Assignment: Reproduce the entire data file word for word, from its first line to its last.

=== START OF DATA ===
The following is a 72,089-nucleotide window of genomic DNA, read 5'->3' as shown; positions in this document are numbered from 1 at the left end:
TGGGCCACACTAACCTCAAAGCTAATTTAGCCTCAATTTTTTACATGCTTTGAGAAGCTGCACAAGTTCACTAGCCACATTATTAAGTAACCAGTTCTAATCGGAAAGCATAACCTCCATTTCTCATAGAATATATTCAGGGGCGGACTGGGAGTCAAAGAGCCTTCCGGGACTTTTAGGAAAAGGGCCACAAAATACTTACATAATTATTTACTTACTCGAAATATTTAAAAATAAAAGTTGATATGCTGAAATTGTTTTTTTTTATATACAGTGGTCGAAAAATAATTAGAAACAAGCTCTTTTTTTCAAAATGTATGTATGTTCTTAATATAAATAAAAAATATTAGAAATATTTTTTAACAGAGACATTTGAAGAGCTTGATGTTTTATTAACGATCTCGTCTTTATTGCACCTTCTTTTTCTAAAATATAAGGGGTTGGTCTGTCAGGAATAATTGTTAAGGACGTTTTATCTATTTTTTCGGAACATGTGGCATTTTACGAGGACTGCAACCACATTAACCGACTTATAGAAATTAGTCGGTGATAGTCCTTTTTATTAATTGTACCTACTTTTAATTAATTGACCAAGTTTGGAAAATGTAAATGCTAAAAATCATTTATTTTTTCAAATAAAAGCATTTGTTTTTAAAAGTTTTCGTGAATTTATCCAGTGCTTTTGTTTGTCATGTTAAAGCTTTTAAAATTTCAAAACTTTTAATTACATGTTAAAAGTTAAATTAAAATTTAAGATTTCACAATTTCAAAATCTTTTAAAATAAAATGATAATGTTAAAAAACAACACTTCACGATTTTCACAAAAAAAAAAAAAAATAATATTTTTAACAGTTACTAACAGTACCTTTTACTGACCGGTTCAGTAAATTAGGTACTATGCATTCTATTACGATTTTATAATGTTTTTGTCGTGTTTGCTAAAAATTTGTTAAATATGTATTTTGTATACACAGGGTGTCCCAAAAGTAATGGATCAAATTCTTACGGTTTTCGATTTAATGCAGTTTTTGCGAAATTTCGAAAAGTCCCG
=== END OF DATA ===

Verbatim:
The following is a 72,089-nucleotide window of genomic DNA, read 5'->3' as shown; positions in this document are numbered from 1 at the left end:
TGGGCCACACTAACCTCAAAGCTAATTTAGCCTCAATTTTTTACATGCTTTGAGAAGCTGCACAAGTTCACTAGCCACATTATTAAGTAACCAGTTCTAATCGGAAAGCATAACCTCCATTTCTCATAGAATATATTCAGGGGCGGACTGGGAGTCAAAGAGCCTTCCGGGACTTTTAGGAAAAGGGCCACAAAATACTTACATAATTATTTACTTACTCGAAATATTTAAAAATAAAAGTTGATATGCTGAAATTGTTTTTTTTTATATACAGTGGTCGAAAAATAATTAGAAACAAGCTCTTTTTTTCAAAATGTATGTATGTTCTTAATATAAATAAAAAATATTAGAAATATTTTTTAACAGAGACATTTGAAGAGCTTGATGTTTTATTAACGATCTCGTCTTTATTGCACCTTCTTTTTCTAAAATATAAGGGGTTGGTCTGTCAGGAATAATTGTTAAGGACGTTTTATCTATTTTTTCGGAACATGTGGCATTTTACGAGGACTGCAACCACATTAACCGACTTATAGAAATTAGTCGGTGATAGTCCTTTTTATTAATTGTACCTACTTTTAATTAATTGACCAAGTTTGGAAAATGTAAATGCTAAAAATCATTTATTTTTTCAAATAAAAGCATTTGTTTTTAAAAGTTTTCGTGAATTTATCCAGTGCTTTTGTTTGTCATGTTAAAGCTTTTAAAATTTCAAAACTTTTAATTACATGTTAAAAGTTAAATTAAAATTTAAGATTTCACAATTTCAAAATCTTTTAAAATAAAATGATAATGTTAAAAAACAACACTTCACGATTTTCACAAAAAAAAAAAAAAATAATATTTTTAACAGTTACTAACAGTACCTTTTACTGACCGGTTCAGTAAATTAGGTACTATGCATTCTATTACGATTTTATAATGTTTTTGTCGTGTTTGCTAAAAATTTGTTAAATATGTATTTTGTATACACAGGGTGTCCCAAAAGTAATGGATCAAATTCTTACGGTTTTCGATTTAATGCAGTTTTTGCGAAATTTCGAAAAGTCCCG